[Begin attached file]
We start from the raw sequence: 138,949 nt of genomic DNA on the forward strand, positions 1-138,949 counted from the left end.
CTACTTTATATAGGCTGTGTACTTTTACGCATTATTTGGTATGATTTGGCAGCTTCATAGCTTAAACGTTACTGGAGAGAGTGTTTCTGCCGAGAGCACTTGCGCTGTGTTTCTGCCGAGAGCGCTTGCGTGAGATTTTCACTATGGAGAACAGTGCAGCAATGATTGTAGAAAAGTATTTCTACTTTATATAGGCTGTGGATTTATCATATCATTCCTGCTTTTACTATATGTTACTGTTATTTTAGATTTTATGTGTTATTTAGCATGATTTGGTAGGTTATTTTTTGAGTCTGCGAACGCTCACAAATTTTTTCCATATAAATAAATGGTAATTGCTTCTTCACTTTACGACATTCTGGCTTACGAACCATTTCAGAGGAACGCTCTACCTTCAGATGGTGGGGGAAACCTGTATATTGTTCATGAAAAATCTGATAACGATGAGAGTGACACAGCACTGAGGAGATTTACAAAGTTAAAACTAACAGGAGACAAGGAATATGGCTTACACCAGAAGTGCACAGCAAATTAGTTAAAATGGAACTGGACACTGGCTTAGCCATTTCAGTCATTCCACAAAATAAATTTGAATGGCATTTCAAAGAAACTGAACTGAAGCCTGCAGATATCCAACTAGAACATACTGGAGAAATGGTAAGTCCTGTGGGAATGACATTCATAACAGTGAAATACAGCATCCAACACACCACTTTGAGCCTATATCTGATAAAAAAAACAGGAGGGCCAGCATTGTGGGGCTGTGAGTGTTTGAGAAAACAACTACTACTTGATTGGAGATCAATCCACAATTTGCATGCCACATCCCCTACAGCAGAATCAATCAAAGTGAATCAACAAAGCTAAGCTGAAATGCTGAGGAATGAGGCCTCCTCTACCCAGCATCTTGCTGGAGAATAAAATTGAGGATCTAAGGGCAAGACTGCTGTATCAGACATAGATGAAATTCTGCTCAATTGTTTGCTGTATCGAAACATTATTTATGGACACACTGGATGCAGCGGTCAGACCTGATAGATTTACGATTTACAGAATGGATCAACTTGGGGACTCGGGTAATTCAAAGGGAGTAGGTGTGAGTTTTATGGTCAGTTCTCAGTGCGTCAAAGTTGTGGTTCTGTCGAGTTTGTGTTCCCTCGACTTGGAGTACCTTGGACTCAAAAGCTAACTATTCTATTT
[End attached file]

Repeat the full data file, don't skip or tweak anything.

We start from the raw sequence: 138,949 nt of genomic DNA on the forward strand, positions 1-138,949 counted from the left end.
CTACTTTATATAGGCTGTGTACTTTTACGCATTATTTGGTATGATTTGGCAGCTTCATAGCTTAAACGTTACTGGAGAGAGTGTTTCTGCCGAGAGCACTTGCGCTGTGTTTCTGCCGAGAGCGCTTGCGTGAGATTTTCACTATGGAGAACAGTGCAGCAATGATTGTAGAAAAGTATTTCTACTTTATATAGGCTGTGGATTTATCATATCATTCCTGCTTTTACTATATGTTACTGTTATTTTAGATTTTATGTGTTATTTAGCATGATTTGGTAGGTTATTTTTTGAGTCTGCGAACGCTCACAAATTTTTTCCATATAAATAAATGGTAATTGCTTCTTCACTTTACGACATTCTGGCTTACGAACCATTTCAGAGGAACGCTCTACCTTCAGATGGTGGGGGAAACCTGTATATTGTTCATGAAAAATCTGATAACGATGAGAGTGACACAGCACTGAGGAGATTTACAAAGTTAAAACTAACAGGAGACAAGGAATATGGCTTACACCAGAAGTGCACAGCAAATTAGTTAAAATGGAACTGGACACTGGCTTAGCCATTTCAGTCATTCCACAAAATAAATTTGAATGGCATTTCAAAGAAACTGAACTGAAGCCTGCAGATATCCAACTAGAACATACTGGAGAAATGGTAAGTCCTGTGGGAATGACATTCATAACAGTGAAATACAGCATCCAACACACCACTTTGAGCCTATATCTGATAAAAAAAACAGGAGGGCCAGCATTGTGGGGCTGTGAGTGTTTGAGAAAACAACTACTACTTGATTGGAGATCAATCCACAATTTGCATGCCACATCCCCTACAGCAGAATCAATCAAAGTGAATCAACAAAGCTAAGCTGAAATGCTGAGGAATGAGGCCTCCTCTACCCAGCATCTTGCTGGAGAATAAAATTGAGGATCTAAGGGCAAGACTGCTGTATCAGACATAGATGAAATTCTGCTCAATTGTTTGCTGTATCGAAACATTATTTATGGACACACTGGATGCAGCGGTCAGACCTGATAGATTTACGATTTACAGAATGGATCAACTTGGGGACTCGGGTAATTCAAAGGGAGTAGGTGTGAGTTTTATGGTCAGTTCTCAGTGCGTCAAAGTTGTGGTTCTGTCGAGTTTGTGTTCCCTCGACTTGGAGTACCTTGGACTCAAAAGCTAACTATTCTATTT